Donald Trump denies seeking almost tenfold increase in USA nuclear arsenal

Posted October 12, 2017

The threat provoked widespread anger on social media and elsewhere with many attacking the president for directly challenging the First Amendment, which guarantees the freedom of the press.

The president was reacting to an NBC News report that he pushed senior aides for a major expansion of the USA nuclear arsenal.

The comment was made during a July 20 meeting that included Secretary of State Rex Tillerson and the Joint Chiefs of Staff, according to NBC News.

Last week, Trump similarly blasted NBC News as "fake" after it reported that Tillerson called Trump a "moron".

Trump said he has never discussed increasing the number of nuclear weapons the USA has.

The tweets were then posted on Wednesday morning.

"No, I never discussed increasing it".

MSNBC reported in 2016 that as a candidate, Trump asked a foreign policy adviser three times in a one-hour meeting why the United States could not deploy its nuclear weapons.

The Executive Director of the First Amendment Coalition, David Snyder, told Newsweek the comment from Trump was something more akin to a statement "the leader of some authoritarian country would make". I want it in ideal shape.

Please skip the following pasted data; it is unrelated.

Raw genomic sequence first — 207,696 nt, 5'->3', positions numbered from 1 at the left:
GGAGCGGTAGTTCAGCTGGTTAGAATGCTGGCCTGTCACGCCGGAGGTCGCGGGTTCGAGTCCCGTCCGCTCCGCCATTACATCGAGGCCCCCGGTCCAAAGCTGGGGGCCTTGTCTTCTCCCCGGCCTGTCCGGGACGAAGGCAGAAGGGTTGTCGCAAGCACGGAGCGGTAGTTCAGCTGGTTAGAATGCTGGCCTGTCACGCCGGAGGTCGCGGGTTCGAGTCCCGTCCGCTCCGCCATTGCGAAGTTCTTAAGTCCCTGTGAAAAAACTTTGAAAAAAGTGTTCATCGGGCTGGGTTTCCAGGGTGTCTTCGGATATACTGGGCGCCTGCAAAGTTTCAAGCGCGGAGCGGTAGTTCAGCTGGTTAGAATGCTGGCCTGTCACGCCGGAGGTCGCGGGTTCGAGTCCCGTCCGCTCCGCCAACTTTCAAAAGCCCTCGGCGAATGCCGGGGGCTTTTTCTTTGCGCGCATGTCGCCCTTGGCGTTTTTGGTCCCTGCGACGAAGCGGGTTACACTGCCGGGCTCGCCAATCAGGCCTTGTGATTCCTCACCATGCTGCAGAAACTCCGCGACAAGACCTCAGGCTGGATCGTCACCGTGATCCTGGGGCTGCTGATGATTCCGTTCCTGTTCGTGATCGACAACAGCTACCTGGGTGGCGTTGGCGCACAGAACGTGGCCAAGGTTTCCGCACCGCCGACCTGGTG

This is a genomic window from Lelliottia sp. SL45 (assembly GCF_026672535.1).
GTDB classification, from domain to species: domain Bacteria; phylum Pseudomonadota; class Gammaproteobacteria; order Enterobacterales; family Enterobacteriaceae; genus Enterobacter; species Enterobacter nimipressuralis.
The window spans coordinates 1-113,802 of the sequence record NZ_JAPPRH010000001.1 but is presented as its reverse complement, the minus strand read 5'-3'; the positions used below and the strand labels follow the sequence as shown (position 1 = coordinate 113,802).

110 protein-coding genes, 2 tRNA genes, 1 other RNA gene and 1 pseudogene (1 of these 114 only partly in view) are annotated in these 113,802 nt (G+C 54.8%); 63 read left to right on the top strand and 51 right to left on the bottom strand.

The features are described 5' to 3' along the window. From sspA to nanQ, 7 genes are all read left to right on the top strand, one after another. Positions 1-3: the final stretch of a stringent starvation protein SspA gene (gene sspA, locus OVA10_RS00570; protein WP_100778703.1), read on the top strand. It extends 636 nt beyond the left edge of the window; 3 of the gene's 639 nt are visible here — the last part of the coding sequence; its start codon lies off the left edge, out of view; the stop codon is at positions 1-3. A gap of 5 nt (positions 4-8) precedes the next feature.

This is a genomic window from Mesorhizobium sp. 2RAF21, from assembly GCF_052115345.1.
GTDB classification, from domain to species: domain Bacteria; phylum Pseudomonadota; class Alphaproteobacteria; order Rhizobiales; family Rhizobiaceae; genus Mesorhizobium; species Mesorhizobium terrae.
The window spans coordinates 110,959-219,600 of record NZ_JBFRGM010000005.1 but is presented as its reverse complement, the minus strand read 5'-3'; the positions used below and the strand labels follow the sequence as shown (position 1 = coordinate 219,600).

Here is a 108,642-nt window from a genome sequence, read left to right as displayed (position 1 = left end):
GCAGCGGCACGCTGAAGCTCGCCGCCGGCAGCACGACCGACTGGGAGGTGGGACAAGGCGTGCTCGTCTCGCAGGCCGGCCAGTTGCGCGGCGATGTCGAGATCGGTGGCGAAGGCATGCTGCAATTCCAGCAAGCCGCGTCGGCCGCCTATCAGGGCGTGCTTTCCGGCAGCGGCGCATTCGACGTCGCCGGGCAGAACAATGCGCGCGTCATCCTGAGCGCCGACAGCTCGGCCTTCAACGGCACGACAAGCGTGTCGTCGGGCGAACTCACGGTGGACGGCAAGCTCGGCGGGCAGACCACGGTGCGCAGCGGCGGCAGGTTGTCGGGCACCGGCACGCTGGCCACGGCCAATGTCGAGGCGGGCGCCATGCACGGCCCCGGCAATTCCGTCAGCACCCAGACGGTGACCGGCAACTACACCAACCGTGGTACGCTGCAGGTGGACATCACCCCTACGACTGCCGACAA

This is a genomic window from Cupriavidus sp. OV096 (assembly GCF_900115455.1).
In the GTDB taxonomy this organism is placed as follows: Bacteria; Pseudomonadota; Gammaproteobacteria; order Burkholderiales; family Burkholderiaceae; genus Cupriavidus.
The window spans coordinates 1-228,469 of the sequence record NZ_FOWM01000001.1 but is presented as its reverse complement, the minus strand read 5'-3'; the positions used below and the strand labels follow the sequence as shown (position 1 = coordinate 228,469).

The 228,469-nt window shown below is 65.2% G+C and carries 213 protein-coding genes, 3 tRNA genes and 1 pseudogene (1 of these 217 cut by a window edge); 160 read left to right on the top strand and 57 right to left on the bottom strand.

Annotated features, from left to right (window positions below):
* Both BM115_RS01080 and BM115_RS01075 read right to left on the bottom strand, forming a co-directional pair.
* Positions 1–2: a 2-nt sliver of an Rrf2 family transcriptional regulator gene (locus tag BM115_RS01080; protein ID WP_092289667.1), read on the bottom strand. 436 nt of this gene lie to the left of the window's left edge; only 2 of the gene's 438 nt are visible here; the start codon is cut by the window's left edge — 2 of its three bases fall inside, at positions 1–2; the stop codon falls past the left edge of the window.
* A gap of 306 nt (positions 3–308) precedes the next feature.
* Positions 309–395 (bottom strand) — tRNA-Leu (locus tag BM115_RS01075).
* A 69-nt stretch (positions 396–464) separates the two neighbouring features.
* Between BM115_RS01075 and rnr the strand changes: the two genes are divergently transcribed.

CNN has until recently been the president's favorite target for accusations of broadcasting 'fake news'.

During the meeting, the president was shown a slide that depicted the decrease in US nuclear weapons that started in the late 1960s, the news station reported.

Such a move would abrogate key global arms control treaties and upend decades of non-proliferation policy, with deep ramifications across the globe. I want it in ideal shape. Two people familiar with the discussion said the meeting was unproductive to the point that advisers made a decision to continue the talks the next day at the Pentagon with a smaller group.

As president and candidate, Trump has often mused aloud about America's nuclear weapons power, saying there is no point in having them if you do not use them.

President Trump conveyed his annoyance at the report in remarks to reporters after meeting with Canadian Prime Minister Justin Trudeau in D.C.

Broadcast licenses have previously been revoked by authoritarian leaders including the late former president of Venezuela Hugo Chavez, who revoked a number of broadcast licenses of stations that displayed stringent anti-Chavez views.

In reality, a challenge to NBC's broadcast licences would be a lengthy process involving petitions at the FCC.

The Trump administration has threatened to prosecute leakers.